Elsewhere in the chain, roles that involve planning, scheduling or creating timetables will demand ICT, literacy and numeracy skills, as well as a good head for organisation and the ability to solve problems. In fact, for any role in transport and logistics, knowing when – and how – to think outside the box will be a handy skill. Don’t worry though, that’s the kind of thing an Apprenticeship can help you develop.

Logistics Careers

Some of the roles available to Apprentices include:

  • Logistics operative
  • Logistics operations team leader / supervisor
  • Freight forwarder
  • Import/export clerk
  • Mail centre operative
  • Distribution operative
  • Delivery operative

Getting Started

To find out what’s available near you, visit careermap.co.uk and search for transport and logistics vacancies. You can also head to skillnet.org.uk, which has lots of information on the logistics industry and the kinds of Apprenticeships available.

Routes into transport and logistics include:

– Apprenticeships

– Vocational qualifications / A Levels

– National Diplomas and Certificates

– Higher National Certificates (HNCs) and Diplomas (HNDs)

– Foundation Degrees (England and Wales only)

– Bachelors Degrees

Higher level qualifications will let you join the supply chain in more senior positions right away. For example, the Level Five Higher Apprenticeship in Express Logistics could land you an operational manager role, while a graduate could be employed by an international company in a similarly advanced role.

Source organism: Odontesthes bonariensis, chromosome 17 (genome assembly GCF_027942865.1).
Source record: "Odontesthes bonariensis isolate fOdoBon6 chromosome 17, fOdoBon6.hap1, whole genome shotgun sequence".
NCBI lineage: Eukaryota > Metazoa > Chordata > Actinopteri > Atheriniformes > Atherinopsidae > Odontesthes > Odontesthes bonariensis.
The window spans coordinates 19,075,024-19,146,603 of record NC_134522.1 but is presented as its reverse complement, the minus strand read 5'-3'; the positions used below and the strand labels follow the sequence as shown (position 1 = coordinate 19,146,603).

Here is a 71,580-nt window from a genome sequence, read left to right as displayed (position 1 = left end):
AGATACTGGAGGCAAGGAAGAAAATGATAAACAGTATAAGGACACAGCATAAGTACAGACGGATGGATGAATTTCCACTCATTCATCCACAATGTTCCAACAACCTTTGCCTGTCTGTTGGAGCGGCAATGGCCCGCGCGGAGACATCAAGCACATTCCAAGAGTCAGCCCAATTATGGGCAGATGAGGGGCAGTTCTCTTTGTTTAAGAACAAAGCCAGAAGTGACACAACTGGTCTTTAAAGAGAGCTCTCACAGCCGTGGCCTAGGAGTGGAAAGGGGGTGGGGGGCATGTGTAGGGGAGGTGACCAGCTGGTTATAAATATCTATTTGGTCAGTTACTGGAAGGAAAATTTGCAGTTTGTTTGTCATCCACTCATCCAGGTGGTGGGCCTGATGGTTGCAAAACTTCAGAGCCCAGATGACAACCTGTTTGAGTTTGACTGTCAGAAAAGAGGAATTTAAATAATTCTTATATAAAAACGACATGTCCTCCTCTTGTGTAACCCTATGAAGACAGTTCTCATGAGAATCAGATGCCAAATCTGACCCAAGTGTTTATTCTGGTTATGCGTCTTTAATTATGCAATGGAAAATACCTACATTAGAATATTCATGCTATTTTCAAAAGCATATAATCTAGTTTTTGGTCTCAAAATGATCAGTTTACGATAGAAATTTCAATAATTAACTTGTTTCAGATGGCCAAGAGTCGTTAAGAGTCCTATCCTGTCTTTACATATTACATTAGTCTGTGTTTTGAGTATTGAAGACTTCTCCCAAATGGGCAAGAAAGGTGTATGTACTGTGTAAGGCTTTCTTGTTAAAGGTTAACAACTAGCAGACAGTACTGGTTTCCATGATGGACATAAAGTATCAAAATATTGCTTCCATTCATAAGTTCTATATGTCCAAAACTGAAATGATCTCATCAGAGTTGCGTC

Life as a Transport and Logistics Apprentice

Ready to hit the road? For some Apprentices, that’s where the journey starts. You might be working with drivers out on deliveries, helping to load and unload, fill in the paperwork, keep on top of orders and of course find your way to the next delivery. If you’re old enough (and qualified enough), you could also be driving, too.

Alternatively you might be at the start or end point of the supply chain, working in a warehouse to get deliveries ready. Either way you’ll probably be working in shift patterns, with some early morning, night and weekend work involved. As you’ll be an Apprentice you’ll be studying alongside this, so you’ll need to learn to organise your time to keep on top of things – but you’ll be working in a team, so there are plenty of people around to support you.

The same is true if you’re training to actually plan out logistics operations, deal with suppliers and customers, or manage other people. You’ll need to keep on top of your studies, get yourself to work on time and build a good relationship with colleagues – but then all of those things mean being good at logistics anyway, so you should have no trouble….

If you’re the kind of person who loves to see things completed, or who enjoys planning and working through a to-do list, chances are you’ll be well suited to logistics. It’s the kind of career where there’s a definite job to do, and a very real sense of satisfaction when it’s done.

You could work in…

Logistics personnel are everywhere, and work all over the world in places like:

  • Airports
  • Ports
  • Warehouses and depots
  • Offices
  • Mail sorting centres
  • Stations
  • Anywhere a truck can go….

Find Apprenticeships and jobs in transport and logistics near you at Careermap.co.uk